THE pale man with the rowan-red hair oversaw the execution. He had a stylus and a varnished writing-board, and a form clasped in a steel folio, a form for Baru to sign after she screamed for mercy. His name was Apparitor and he was there to answer when Baru begged. Let the duchess live! Please, I love her, let her live!

Then he would show her the writ of deferment.

I, Baru Cormorant, do order a stay of execution for the traitor Tain Hu,

And I do acknowledge that I order this stay in defiance of Imperial law, granted only by the extraordinary privilege of the Emperor, whose name cannot be known.

And I remand Tain Hu to the Emperor’s custody, where her execution shall remain in abeyance so long as I provide faithful service,

And I do consent to whatever operations and interventions the Emperor sees fit to improve the prisoner’s well-being.


But there would never be a signature. Baru never cried out for mercy, for mercy was not in Tain Hu’s battle plan. Thus Baru drowned her beloved field-general in the morning tide.

This will be her legend. Listen, listen, do you know?

No living thing ever defeated Tain Hu in battle. Only the tide could fight her. Only the moon and the sea together could bring her down.

* * *

NOW only the rush of the waves and the cry of the shorebirds.

Baru closed her eyes and felt the slam of the surf in her ears and heart. There were birds above, a great whirl of them, as if in her passage Tain Hu’s soul had called up a maelstrom of wings.

Baru wouldn’t look at the damn birds. Red-haired Apparitor paced and fretted behind her, and Baru thought he was waiting for her to look up from Tain Hu and count the birds. He thought it was Baru’s tell. A sign that she was lying.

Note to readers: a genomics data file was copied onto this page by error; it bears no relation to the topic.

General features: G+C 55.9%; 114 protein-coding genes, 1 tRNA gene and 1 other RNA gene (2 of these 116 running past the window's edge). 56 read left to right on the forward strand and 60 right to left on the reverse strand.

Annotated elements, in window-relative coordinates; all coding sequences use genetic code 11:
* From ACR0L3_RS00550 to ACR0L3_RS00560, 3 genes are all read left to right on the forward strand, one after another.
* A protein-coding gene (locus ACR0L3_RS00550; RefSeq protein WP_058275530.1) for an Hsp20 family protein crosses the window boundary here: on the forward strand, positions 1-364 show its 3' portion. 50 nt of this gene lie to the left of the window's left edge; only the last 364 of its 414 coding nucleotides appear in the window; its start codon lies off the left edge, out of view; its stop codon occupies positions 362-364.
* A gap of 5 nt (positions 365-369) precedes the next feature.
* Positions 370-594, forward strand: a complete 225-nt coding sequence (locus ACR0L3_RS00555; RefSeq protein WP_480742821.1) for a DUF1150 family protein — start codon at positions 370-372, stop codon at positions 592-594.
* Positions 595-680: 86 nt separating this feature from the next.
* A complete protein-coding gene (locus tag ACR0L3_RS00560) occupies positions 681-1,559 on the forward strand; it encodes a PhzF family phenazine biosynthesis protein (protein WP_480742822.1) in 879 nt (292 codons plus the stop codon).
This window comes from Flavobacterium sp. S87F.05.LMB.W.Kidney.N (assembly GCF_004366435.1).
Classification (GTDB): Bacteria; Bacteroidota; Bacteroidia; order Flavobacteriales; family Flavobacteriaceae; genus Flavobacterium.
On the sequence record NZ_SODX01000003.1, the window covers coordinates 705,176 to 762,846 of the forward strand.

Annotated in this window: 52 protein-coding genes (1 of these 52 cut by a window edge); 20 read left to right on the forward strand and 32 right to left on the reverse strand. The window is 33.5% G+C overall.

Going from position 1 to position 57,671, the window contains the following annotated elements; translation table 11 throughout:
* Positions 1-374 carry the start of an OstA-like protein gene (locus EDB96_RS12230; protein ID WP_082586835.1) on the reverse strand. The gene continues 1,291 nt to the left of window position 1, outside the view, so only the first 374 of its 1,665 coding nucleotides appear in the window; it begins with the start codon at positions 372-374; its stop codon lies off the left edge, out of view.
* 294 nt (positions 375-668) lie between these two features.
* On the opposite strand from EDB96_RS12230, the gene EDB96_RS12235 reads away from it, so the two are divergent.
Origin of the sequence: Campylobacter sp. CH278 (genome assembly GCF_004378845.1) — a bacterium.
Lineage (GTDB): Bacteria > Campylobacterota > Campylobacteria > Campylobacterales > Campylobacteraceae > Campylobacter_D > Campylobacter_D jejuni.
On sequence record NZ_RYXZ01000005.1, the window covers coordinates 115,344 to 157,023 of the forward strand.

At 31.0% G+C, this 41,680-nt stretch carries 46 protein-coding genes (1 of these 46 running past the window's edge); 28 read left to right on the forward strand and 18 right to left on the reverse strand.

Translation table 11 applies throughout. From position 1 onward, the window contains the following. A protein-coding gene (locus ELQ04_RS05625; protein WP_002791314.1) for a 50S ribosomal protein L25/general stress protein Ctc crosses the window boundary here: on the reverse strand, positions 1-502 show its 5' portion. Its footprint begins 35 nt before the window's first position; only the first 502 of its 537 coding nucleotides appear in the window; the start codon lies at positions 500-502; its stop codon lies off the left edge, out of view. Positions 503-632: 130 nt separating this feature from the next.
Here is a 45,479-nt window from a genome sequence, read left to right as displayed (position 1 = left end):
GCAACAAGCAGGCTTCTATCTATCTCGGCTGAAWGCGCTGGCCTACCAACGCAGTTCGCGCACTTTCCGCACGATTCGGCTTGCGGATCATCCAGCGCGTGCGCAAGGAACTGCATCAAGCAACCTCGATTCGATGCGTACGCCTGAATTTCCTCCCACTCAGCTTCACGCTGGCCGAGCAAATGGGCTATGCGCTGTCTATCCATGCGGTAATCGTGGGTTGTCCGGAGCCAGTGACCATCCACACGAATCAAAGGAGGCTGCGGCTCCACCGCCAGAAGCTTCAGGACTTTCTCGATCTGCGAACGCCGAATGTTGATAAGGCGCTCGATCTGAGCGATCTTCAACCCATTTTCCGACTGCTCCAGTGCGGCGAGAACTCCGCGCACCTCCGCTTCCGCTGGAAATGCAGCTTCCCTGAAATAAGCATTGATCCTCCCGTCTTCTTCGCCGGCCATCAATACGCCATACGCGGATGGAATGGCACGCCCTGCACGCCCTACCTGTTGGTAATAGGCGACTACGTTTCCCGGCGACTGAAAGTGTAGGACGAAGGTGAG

He wanted Baru to betray her horror.

Well, she’d vomit on him before she looked up.

“All right, then!” Baru clapped her hands, twice, briskly. There was a high ringing inside her, like a bell struck with steel, not quite hard enough to shatter. When Hu was giving her riding lessons she’d fallen and hit the stone, breath crushed out of her, a giddy emptiness, something huge has happened but I can’t feel it yet.

Oh, my lady Vultjag, how will I do this? How can I carry this weight?

“All right?” Apparitor croaked. “All right what?”

She looked at Apparitor sideways, slyly. She had to pretend to be untouched by the execution, so that she could be untouched by the execution. For what, in the end, was the difference between pretending perfectly to feel something, and actually feeling it? If you acted the same way, truth or lie?

“All right,” Baru said, “I want to start learning my new powers. And issuing some edicts: I like edicts. Let’s do it over breakfast.”

“Breakfast? You’re hungry?”

“Yes?” She offered him a gracious arm. “Will you walk with me?”

Apparitor burst into rage.

“You killed her! I can’t believe you killed her!” He ripped the handkerchief off his neck, and the grief-knot at his throat came undone at the slightest pull, which a grief-knot should, that was the whole reason sailors called them grief-knots. He waved the silk at Baru like he was trying to wipe her up.

“Baru Cormorant, you fucking asshole, do you realize what you’ve done?”

Oh, I realize, oh gods, I realize nothing else! I killed her for political advantage! She could have lived and I did not let her live! What am I, Apparitor, what slithering beast could do this thing I’ve done?

Her mask almost slipped. She almost stared at Apparitor wild-eyed and screamed a high meaningless note. But it would not do. It would not do. She couldn’t grieve now, she couldn’t let herself be sorry. Tain Hu was counting on her. When you are disemboweled in battle, you tie your guts up tight, and you keep fighting. Later the wound can kill you. Once you’ve won.